Thursday, June 04, 2009

Science Literacy and the New Atheist Ideology

Matt Nisbet is at it again. Here's something from his latest posting [Science Literacy and the New Atheist Ideology: Rethinking Definitions and Relevance].
Next week there will be big news on the science communication front. In anticipation, I was just going back over some things that I have written on the topic over the past decade. I ran across an essay I wrote for Skeptical Inquirer from 2003, which I posted below the fold. The essay puts into context an interesting debate that took place in the pages of The Guardian between eminent UK scientist Susan Greenfield and science communication professor Jon Turney.

Greenfield's side of the debate reflects a continued dominant line of thinking referred to as the "deficit model," the assumption that public controversies over science are a product of ignorance and that improving the public's knowledge of the technical facts of science--or filling in the deficit--will make the public view science-related issues as scientists do.

Six years on, we still see these deficit model assumptions at play. In fact, as I write in a forthcoming book chapter, the deficit model remains a cornerstone of the New Atheist ideology and movement.
Well-framed, Matt!

Here's my opinion, which I imagine is not that much different from Susan Greenfield's or that of the "New Atheists."

Most public debates about science issues are not really about science at all. They're about religion, morality, ideology, politics etc.

To the extent that natural science is involved, it is beneficial for everyone to understand the facts and concepts correctly. Nothing is more frustrating than when these debates degenerate into disputes about the science. To that end, scientists have a role to play. When it comes to issues like evolution or global climate change, the idea is that everyone should be on the same playing field when it comes to the science.

Is that too much to ask?

No scientist that I know, thinks that's the end of the story. Getting the science right is just one step in the right direction. Communists & capitalists, atheists & theists, vegetarians & omnivores, and quacks & doctors can all have raging debates about science-related issues as long as they all agree on the correct scientific interpretation of the facts.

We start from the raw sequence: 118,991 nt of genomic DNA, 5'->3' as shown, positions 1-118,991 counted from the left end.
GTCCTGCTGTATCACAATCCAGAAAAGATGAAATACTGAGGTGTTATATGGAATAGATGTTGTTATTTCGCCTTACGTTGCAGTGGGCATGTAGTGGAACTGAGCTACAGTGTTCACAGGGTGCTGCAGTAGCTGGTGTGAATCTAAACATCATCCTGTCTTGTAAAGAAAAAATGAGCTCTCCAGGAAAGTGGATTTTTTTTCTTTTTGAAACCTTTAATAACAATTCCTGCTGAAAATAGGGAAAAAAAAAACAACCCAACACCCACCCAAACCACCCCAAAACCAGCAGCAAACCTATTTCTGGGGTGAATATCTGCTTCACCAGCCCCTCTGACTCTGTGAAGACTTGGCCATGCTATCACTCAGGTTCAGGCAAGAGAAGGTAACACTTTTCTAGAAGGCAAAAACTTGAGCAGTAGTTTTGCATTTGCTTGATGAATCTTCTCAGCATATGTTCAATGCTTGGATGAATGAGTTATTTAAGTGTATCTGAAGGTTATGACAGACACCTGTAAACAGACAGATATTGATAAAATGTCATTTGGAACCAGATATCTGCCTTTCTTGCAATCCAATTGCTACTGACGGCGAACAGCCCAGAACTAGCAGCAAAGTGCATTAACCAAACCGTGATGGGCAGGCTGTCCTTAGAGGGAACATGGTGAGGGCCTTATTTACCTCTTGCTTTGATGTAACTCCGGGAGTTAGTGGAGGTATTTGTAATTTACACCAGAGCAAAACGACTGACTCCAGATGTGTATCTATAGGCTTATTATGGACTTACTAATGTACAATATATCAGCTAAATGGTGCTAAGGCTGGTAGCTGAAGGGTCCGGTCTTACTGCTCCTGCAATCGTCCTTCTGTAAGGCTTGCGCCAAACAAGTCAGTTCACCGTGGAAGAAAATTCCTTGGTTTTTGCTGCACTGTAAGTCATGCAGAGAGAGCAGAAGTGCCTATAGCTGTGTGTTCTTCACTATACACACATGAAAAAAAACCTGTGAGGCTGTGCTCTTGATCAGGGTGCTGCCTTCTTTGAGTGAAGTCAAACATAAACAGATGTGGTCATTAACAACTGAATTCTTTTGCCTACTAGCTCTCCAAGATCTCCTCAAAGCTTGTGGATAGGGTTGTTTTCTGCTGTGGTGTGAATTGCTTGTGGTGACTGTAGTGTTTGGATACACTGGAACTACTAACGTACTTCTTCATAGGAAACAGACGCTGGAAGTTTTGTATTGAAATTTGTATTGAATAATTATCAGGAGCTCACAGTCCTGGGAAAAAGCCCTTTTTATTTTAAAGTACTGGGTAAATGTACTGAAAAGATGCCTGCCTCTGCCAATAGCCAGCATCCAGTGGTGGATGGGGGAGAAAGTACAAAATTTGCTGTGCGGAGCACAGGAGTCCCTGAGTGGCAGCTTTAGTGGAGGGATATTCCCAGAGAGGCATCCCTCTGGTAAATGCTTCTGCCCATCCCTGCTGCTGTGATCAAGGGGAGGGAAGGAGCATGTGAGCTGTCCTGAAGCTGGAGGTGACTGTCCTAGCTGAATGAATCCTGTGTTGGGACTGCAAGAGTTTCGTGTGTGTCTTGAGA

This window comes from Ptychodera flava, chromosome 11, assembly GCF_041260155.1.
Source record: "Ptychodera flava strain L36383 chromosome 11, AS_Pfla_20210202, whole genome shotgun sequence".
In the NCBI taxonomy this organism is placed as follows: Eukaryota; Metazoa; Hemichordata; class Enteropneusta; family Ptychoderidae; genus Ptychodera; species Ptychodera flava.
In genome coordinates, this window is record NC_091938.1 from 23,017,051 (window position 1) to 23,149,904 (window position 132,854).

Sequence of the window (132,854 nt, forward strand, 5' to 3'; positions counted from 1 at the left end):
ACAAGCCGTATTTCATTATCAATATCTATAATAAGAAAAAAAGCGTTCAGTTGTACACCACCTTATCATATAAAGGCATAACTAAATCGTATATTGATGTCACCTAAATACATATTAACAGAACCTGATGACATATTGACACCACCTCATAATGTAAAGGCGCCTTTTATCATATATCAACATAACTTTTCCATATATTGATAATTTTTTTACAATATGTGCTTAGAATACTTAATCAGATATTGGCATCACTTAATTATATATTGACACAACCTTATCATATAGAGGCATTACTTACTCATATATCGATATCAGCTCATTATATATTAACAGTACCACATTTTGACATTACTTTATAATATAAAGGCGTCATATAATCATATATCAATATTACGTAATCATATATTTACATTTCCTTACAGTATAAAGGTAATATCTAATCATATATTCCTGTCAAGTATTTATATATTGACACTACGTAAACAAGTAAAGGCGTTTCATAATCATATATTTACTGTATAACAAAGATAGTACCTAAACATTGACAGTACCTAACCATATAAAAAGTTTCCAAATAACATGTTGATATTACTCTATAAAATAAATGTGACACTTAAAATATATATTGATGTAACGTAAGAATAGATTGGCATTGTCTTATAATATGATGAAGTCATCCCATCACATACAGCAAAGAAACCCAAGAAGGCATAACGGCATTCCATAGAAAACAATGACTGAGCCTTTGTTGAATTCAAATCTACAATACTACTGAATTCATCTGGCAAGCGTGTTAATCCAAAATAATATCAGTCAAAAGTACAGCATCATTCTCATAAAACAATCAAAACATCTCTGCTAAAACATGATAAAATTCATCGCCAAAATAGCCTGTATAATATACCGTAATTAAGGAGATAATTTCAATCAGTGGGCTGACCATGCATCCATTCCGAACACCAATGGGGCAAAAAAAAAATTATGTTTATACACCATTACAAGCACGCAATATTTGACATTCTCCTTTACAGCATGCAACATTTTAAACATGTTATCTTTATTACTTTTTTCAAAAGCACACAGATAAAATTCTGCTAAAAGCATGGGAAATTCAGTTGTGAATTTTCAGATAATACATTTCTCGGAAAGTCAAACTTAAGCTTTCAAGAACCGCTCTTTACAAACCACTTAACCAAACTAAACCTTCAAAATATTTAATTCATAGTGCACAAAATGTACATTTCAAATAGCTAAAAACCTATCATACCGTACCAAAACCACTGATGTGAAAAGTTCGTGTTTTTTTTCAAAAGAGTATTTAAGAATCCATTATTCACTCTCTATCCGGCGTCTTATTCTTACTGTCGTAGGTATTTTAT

Read Matt's blog to see why he opposes that point of view.


  1. I've always felt that listening to Matt Nisbet talk about how to communicate science well was like listening to Joe Lieberman on how to be a good Democrat.

  2. Read Matt's blog

    Do I have to? It's not like he's written anything worth reading in the past.

  3. With friends like these...

    The real problem is the general anti-intellectualistic spirit of our society. Of which Nisbet is guilty too.

    If politics and economics is what dominates people's thinking, it is no surprise that science has little value for them, other than its immediate usefulness as a driver of economic growth. That's why the predominant view of the university's role in society is that its function is to prepare people for the job market. Which is a complete bastardization of what education is supposed to be.

    I don't believe anybody will persuade people to start valuing knowledge for knowledge's sake by using exactly the mechanisms that make sure this is not the case, i.e. playing politics.

  4. The problem with the general public is not that they don't receive the facts from scientists, its that they don't understand or appreciate the value of the scientific method as a mechanism for processing these facts into the most probable answer. In my opinion the objective for scientists should be to promote the scientific method in every type of discussion that involves contentious issues (creationism, anti-vaccination, climate change etc). The most glaring example of this problem is the standard creationist/evolutionist debate. Both speakers get up and list sets of facts (or more accurately 'facts' for the creationist) and the audience (say 50% creationists, 50% science supporters) cheer their 'side' and boo the other.
    Scientists should approach these debates not as a means of introducing Basilosaurus or Tiktaalik into the debate and thus devastating the creationists argument (to a religious audience it never does), but as a means of teaching the religious that science is, at its very roots, a means of giving all ideas an equal chance of possible acceptance (but giving us a way to rank these possibilities in order of likelihood).

  5. Matt Nisbet is a poopy-head.

  6. What I thought was funny about that post was how in 2006 in Missouri, stem cell research advocates bought 30 minute commercials that explained stem cells and how they are used in research... and the proposed measure passed. Scientists can do stem cell research in MO. Its in the state constitution now.

    The 'deficit model' is such a washout. HA!

  7. Re Larry Moran

    One must really admire Prof. Moran for subjecting himself to the horse manure over at Prof. Nisbets' blog.

    Re Tegumai Bopsulai

    In spades.